At this point, I wondered whether the discrepancies between the story as the family told it and the story we found really mattered. A family who enjoyed a privilege of being mixed race in Jamaican society and who used that privilege to educate their children and to help those less fortunate than themselves did create, as Malcolm has written, the legacy that his mother and her mother before her, even if the details do not match at every point. The Fords' identity as mixed-race people in colonial Jamaica gave them a different social status from other people of African descent. White slaveholders often conferred freedom, property, and education on the mixed-race children that they had with their slave mistresses. Jamaica's British governors encouraged this hierarchy of color privilege; indeed, it worked well for them all throughout the Commonwealth. The British, essentially, saw the free people of color as a buffer between themselves and the great mass of black slaves.
There were still questions to be answered, however. I wanted to figure out when Malcolm's ancestors first crossed over the line from slavery to freedom. But our research was unable to find the original slave ancestor in the Ford family. So we began to look at other branches of Malcolm's Jamaican family tree and we found a baptismal record for a woman named Martha Levy dated 1842. Martha is Malcolm's great-great-grandmother. She was born in 1841 in St. Elizabeth Parish. Although the act that abolished slavery passed in 1833, slaves were still held in apprenticeships until the year 1838. We wondered whether Martha's parents had been slaves. Research suggested otherwise. We found the marriage record of her parents, Benjamin Samuel Levy and Frances Powell Dare, from 1819, which clearly states that they were free persons of color. And as we went back on the Levy line, we kept finding more free people of color. For example, Malcolm's fourth-great-grandfather Eliezer Levy was born and baptized in 1775. And he was the "reputed son" of another Mr. Eliezer Levy and Margaret Mullings, a free woman of color.
In the end, we failed to find a single slave in Malcolm's Jamaican ancestry. What's more, we found a stunning instance of the opposite: black slave owners on the family tree. Margaret Mullings left a will which reads, in part, "My desire is that all my funeral expenses and my just and lawful debts should be discharged and satisfied as soon after my death as possible out of any money I may die possessed of or may be due my estate. And if that should not be sufficient, then the Negroes I may die possessed of shall work in jobbing or otherwise and the money arising from such labor shall be applied for the purposes already mentioned."
This means that Malcolm's fifth-great-grandmother, a free woman of color, owned slaves. She even spelled one of them out by name, leaving her slave "Ruthie" to her grandson, Malcolm's third-great-grandfather Benjamin Samuel Levy, another free man of color.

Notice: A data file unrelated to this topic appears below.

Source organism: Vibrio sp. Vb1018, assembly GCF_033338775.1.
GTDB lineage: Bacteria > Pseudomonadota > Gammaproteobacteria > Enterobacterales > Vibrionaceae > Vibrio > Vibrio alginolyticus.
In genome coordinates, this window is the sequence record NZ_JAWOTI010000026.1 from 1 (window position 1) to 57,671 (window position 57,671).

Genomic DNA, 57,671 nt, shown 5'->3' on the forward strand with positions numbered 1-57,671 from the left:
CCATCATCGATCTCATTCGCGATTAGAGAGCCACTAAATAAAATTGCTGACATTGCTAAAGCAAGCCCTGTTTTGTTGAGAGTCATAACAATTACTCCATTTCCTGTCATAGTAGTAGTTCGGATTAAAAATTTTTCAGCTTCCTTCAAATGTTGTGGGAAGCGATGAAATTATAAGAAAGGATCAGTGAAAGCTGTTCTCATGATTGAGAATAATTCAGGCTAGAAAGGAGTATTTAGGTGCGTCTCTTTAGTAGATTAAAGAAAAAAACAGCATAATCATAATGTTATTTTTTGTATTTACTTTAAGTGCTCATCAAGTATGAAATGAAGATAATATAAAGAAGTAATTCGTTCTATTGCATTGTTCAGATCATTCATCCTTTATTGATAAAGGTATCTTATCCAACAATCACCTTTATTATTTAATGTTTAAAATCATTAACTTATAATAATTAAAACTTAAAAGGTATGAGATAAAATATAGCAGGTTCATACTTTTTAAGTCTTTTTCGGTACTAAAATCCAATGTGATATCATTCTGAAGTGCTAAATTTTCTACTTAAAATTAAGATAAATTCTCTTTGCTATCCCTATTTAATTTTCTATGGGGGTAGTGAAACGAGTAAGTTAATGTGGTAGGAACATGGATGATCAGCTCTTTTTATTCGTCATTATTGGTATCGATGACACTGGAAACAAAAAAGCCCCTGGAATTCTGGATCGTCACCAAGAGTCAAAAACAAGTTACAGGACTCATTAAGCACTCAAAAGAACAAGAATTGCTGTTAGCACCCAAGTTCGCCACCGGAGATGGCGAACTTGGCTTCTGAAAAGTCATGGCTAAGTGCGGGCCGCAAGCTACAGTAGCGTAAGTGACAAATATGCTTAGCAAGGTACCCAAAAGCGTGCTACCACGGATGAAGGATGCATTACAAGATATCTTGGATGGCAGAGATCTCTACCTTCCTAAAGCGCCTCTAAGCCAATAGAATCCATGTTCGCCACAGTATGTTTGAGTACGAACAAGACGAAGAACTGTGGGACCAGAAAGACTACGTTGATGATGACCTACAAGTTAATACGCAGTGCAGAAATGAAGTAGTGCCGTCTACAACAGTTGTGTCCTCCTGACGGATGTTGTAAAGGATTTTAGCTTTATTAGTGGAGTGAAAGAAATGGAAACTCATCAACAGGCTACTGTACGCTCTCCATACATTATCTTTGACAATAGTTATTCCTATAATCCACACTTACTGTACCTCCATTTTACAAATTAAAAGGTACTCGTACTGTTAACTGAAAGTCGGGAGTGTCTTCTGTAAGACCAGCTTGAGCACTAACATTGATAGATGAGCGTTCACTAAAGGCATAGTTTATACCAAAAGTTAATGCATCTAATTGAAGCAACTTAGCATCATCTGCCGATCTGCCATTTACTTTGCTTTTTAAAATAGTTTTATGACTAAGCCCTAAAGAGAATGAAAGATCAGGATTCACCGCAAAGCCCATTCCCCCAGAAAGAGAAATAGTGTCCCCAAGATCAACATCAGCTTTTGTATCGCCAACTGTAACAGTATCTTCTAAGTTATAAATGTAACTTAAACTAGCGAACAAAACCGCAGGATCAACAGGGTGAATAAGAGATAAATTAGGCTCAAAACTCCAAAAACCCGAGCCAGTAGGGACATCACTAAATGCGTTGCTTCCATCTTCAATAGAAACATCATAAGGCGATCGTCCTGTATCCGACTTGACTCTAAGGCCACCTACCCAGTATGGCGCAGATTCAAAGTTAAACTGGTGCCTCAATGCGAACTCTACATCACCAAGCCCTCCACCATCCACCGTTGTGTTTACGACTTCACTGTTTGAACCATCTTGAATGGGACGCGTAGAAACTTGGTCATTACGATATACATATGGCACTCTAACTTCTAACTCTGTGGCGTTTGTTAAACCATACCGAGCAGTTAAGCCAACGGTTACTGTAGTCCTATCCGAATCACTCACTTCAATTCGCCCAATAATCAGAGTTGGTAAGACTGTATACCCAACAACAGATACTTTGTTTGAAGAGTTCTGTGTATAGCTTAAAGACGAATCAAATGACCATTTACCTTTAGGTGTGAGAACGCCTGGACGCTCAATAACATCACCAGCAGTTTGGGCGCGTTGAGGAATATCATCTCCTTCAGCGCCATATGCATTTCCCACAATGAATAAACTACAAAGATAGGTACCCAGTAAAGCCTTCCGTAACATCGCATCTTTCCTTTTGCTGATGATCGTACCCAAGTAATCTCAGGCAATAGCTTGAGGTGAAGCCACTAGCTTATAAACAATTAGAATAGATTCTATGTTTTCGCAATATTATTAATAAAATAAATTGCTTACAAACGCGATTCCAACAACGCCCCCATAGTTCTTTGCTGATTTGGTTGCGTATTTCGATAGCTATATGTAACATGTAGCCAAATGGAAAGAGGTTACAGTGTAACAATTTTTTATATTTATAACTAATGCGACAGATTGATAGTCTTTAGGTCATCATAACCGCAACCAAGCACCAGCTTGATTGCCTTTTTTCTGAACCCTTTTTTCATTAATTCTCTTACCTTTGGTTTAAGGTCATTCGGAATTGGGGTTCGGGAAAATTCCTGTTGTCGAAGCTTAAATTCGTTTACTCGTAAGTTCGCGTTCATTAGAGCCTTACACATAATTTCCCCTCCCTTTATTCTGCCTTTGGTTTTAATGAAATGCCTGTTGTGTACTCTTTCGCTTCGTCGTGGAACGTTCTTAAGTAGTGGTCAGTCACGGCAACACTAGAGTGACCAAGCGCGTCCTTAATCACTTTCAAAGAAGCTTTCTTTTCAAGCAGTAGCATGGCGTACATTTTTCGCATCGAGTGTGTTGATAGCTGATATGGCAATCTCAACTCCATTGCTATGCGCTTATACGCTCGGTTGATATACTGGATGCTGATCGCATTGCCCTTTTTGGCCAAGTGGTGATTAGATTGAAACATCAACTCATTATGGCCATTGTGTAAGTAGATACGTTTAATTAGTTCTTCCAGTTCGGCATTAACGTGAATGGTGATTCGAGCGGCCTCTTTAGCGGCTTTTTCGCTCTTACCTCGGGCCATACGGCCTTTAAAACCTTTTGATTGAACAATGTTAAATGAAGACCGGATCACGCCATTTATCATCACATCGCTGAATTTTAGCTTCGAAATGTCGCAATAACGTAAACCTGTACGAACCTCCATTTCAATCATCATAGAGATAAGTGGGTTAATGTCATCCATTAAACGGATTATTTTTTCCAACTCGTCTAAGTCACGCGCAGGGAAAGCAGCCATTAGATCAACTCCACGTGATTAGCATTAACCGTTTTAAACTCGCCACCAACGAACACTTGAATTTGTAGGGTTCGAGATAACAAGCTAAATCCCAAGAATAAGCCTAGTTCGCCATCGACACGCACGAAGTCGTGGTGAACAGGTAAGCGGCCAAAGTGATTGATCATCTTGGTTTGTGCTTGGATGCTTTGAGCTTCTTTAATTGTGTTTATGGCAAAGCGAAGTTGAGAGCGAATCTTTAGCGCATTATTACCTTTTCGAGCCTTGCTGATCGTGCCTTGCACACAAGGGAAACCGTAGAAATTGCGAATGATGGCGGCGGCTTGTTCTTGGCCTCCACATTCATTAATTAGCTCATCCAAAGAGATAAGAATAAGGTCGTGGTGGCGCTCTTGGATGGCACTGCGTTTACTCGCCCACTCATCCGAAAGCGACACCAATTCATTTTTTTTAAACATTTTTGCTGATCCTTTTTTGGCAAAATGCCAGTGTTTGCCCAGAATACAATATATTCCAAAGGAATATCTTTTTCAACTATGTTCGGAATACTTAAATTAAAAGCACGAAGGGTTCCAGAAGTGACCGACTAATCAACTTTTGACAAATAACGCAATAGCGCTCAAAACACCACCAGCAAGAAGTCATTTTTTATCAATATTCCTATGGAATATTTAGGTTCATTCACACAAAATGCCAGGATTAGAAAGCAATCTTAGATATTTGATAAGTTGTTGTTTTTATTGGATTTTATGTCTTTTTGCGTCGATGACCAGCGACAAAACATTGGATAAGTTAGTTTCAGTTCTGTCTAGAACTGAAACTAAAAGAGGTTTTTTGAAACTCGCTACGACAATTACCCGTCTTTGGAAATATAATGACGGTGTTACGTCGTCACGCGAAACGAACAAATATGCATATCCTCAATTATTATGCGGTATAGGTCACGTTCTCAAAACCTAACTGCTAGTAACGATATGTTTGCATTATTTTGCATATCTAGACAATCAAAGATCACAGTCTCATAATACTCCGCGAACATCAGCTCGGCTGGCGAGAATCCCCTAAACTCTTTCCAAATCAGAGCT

"Oh my goodness," said Malcolm, stunned. "The kind of mental jujitsu you have to go through is quite remarkable. It was a class-based society, and so color was class, class was color. There it is. How far back in her history do we have to go, do we think, to find a slave? Her mother or maybe her grandmother?"
I told Malcolm that we didn't know. Margaret Mullings is as far back along that line of his family as we could go. Her mother, most likely, was not a slave. But beyond that, it is unclear. Obviously, Malcolm descends from slaves at some point in his family tree: every black person in the New World, except for recent immigrants from Africa, did. But his ancestors did not stay slaves for very long. And as soon as they were free and could afford to do so, it appears that they began to buy slaves themselves.
Malcolm quite correctly perceived Margaret's decision to own slaves as a class issue. "I'm assuming it's a way of underscoring your new status," he said. "If you are a member of this special privileged class and you would like to heighten your position and assert your whiteness, having a slave is certainly one sign of doing that, isn't it?"
The answer to that question is, of course, yes. But I also tend to think the issue was perhaps simpler, more crudely economic. Margaret Mullings had a farm; she needed workers, and the workers were slaves. That was the system. Does that let her off the moral hook? No. But it was the system.
"You could have multiple motives," said Malcolm in agreement. "But this is a fascinating and slightly heartbreaking aspect of Jamaican history. I don't know how to describe it. But get this little glimmer, the door opens a crack, and you run towards the light — literally. And you embrace it and replicate it. You don't transform the system; you become part of it."